What is a Franchise Business?

A franchise business is a business in which the owners, or franchisers, sell the rights to their business logo and model to third parties, called franchisees. It is hard to drive more than a few blocks in most towns without seeing a franchise business. Examples of well-known franchise business models include McDonalds, Subway, UPS, and H & R Block. In the U.S., there are franchise business opportunities available across a wide variety of industries.

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What Do Most Franchise Businesses Have in Common?

There are many commonalities between one franchise business and another. One basic commonality is the method by which the franchise owners and buyers do business. The owner of the franchise business, or the franchisor, sells the trademark rights to the franchisee, who opens up a replica of the owner’s company. This franchise business is run by the franchisee, under methods created by the franchisor, and under the franchisor’s particular trademark, trade name, logotype, and advertising.

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How To Franchise a Great Business Idea

A franchise idea is a great way to expand your business, as it is an opportunity to get your idea out there without having to assume the risks and come up with the capital all by yourself. When you franchise a business, the franchisee pays the franchisor a fee up front. This fee generally covers the right to operate a business under the franchise trademark as well as operation training for the business.

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Can a Buyer of a Franchise Select the Business Location?

The amount of input a buyer may be able to give when determining the location of their franchise will also depend on the experience of the franchisor. Because the franchisor knows its brand the best, a franchisee should be open to receiving the franchisors input when determining where to open her franchise.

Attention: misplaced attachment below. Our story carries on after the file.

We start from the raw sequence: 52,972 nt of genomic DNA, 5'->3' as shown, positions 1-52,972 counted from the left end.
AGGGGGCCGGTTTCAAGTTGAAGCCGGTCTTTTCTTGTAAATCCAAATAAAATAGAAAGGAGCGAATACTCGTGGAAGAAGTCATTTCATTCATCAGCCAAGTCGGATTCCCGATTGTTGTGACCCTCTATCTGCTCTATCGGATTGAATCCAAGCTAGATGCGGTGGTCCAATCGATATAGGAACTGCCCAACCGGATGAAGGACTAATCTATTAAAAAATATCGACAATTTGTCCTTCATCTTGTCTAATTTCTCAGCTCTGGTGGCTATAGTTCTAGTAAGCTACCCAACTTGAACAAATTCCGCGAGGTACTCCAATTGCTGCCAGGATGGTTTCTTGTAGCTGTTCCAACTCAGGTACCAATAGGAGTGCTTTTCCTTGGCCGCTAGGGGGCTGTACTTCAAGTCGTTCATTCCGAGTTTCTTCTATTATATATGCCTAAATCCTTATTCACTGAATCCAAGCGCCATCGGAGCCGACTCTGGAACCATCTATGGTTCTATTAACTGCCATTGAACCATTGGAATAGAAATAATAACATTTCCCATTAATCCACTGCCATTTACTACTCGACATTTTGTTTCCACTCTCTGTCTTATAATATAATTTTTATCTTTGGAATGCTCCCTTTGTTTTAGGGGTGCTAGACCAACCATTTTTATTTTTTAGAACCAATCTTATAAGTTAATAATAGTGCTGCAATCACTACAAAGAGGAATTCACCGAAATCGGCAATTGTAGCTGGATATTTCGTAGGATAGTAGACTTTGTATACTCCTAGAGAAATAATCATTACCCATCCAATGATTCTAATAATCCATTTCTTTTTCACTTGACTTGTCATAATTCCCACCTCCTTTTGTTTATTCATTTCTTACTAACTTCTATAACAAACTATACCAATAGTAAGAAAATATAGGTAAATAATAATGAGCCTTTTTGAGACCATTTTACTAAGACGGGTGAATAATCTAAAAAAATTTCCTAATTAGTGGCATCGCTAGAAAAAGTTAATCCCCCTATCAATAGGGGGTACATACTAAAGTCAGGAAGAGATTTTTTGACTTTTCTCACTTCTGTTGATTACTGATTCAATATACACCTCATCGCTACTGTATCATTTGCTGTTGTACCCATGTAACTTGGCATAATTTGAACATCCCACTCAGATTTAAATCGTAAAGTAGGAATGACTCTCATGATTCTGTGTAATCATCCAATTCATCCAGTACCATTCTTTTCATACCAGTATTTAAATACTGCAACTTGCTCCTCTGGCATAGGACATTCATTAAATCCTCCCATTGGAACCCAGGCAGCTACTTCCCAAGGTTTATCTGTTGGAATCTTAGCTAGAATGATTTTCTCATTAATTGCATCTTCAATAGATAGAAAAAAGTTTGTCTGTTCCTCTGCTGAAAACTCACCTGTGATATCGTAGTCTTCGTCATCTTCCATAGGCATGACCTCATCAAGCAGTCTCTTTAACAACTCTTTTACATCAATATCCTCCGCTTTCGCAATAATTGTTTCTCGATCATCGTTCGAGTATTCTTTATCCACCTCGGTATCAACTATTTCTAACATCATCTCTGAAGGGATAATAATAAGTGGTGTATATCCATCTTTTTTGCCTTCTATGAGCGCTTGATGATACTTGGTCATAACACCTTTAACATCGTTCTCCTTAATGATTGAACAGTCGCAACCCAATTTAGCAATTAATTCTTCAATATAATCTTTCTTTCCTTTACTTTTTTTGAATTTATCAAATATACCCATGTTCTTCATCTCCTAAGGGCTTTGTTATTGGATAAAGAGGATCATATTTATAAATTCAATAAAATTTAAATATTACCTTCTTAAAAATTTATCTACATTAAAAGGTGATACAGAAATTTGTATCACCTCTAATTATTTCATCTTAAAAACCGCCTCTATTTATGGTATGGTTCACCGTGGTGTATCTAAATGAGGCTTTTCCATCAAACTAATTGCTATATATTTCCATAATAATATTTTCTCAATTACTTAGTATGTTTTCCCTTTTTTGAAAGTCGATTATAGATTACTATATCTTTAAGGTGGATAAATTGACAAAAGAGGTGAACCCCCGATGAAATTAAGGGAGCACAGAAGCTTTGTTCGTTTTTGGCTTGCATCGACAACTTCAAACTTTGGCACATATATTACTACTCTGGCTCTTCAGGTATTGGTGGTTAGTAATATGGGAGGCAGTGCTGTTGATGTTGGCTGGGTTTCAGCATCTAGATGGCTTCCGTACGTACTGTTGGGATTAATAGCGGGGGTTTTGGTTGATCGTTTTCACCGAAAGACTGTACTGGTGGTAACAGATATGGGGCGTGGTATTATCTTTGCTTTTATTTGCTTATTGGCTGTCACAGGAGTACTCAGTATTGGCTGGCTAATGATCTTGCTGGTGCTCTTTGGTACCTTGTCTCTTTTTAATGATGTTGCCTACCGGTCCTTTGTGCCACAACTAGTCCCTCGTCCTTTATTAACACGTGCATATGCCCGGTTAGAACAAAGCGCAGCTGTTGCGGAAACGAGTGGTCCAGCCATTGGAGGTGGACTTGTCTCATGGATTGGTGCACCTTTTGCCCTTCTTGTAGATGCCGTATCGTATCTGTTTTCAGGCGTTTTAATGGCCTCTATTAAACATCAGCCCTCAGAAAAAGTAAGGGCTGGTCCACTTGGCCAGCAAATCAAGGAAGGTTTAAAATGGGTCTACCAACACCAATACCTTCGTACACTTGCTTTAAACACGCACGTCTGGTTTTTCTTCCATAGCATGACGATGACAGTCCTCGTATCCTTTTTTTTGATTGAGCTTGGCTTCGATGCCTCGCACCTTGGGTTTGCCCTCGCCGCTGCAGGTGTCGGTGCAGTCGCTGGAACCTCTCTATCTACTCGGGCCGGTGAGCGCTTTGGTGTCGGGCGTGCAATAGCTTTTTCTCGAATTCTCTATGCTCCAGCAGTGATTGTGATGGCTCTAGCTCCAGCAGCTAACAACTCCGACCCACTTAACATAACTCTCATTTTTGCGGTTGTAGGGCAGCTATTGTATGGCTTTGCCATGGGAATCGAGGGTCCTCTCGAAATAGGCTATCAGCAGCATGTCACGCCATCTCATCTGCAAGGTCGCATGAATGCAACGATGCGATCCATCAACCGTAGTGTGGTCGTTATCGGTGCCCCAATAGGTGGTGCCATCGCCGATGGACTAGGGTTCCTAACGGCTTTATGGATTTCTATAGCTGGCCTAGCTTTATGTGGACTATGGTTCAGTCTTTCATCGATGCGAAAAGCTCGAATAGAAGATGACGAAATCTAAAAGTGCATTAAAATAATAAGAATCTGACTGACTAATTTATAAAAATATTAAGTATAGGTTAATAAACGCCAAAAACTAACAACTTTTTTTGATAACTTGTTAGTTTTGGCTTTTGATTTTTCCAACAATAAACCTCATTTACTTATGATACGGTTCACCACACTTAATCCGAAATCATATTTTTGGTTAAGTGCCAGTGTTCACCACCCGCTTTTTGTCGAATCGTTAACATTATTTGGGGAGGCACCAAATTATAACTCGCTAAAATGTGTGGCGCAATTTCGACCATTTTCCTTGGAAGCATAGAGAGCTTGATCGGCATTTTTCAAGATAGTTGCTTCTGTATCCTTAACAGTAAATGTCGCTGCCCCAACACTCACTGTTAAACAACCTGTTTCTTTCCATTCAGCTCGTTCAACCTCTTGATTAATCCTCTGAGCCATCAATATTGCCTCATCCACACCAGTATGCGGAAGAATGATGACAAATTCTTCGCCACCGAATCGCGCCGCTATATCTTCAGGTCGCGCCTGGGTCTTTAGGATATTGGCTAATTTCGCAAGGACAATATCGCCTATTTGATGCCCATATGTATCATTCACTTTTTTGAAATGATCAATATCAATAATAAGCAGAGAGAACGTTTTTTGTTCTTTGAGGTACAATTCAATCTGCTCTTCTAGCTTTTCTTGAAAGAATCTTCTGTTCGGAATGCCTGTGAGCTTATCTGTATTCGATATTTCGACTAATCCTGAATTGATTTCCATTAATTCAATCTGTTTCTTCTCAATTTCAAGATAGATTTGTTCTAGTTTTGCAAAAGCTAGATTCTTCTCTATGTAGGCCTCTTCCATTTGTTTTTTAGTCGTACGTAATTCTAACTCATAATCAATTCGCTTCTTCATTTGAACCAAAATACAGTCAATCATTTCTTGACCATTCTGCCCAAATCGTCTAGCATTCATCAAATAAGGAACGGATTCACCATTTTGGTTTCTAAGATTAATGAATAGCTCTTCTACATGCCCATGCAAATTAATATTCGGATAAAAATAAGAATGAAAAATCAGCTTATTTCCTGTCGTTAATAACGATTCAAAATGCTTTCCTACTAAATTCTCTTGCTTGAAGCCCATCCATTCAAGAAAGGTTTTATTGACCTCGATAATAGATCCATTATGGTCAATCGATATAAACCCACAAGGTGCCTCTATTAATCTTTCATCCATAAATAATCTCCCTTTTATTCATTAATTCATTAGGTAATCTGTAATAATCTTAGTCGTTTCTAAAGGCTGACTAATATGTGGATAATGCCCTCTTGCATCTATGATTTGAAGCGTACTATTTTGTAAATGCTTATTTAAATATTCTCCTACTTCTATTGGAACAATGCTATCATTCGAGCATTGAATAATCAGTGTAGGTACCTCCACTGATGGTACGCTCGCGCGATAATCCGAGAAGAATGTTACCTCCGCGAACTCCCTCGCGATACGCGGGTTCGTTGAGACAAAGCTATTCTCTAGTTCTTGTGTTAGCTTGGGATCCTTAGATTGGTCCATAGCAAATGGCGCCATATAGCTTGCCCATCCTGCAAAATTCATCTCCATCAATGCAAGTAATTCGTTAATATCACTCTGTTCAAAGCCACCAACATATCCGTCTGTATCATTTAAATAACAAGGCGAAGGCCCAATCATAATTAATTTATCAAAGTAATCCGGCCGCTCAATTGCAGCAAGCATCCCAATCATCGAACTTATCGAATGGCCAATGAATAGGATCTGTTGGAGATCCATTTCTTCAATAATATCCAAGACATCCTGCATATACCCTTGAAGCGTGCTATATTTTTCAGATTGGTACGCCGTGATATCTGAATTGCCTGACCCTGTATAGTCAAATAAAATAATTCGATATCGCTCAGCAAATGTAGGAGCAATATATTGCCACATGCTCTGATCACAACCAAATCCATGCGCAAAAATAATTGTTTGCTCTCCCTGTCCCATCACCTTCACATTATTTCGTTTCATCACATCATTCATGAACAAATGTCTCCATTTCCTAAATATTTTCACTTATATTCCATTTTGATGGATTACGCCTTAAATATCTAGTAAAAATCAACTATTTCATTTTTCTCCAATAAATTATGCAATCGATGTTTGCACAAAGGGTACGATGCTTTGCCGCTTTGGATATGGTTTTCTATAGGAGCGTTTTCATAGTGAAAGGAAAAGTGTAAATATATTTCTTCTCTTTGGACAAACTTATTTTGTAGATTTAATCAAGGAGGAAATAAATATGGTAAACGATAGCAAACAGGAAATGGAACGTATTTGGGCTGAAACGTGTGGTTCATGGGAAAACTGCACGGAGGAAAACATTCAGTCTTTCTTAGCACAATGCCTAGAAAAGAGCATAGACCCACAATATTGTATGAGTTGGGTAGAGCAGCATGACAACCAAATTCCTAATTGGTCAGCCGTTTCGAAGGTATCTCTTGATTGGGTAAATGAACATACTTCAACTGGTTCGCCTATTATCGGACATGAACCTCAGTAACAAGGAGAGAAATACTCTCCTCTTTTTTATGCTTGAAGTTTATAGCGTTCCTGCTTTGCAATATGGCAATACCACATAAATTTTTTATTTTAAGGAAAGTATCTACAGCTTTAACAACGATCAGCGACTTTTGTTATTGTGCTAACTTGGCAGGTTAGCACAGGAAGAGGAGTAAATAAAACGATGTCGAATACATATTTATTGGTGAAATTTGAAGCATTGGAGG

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Do Franchise Laws Vary by State?

While every franchise business is subject to the Federal Trade Commission (FTC) Franchise rule, franchises are also subject to state franchise laws and regulations as well. While the FTC rule is aimed at all types of franchises, many state regulations are industry specific. Further, franchise law is not a completely separate body of law, since it also involves other state laws such as trademark, intellectual property, and commercial laws.

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How To Buy an Existing Franchise

Buying a franchise business can be a great investment opportunity. However, as with any investment you make, you must be sure to do your research before committing. Before you buy an existing franchise, you should assess your skill-sets and financial capabilities. You will also need to determine your investment budget. Further, many franchises require special knowledge, which may be difficult to learn on the job. Some examples of franchise business models that require special skill sets may include franchises for tax preparation, auto repair, or even some types of restaurants.

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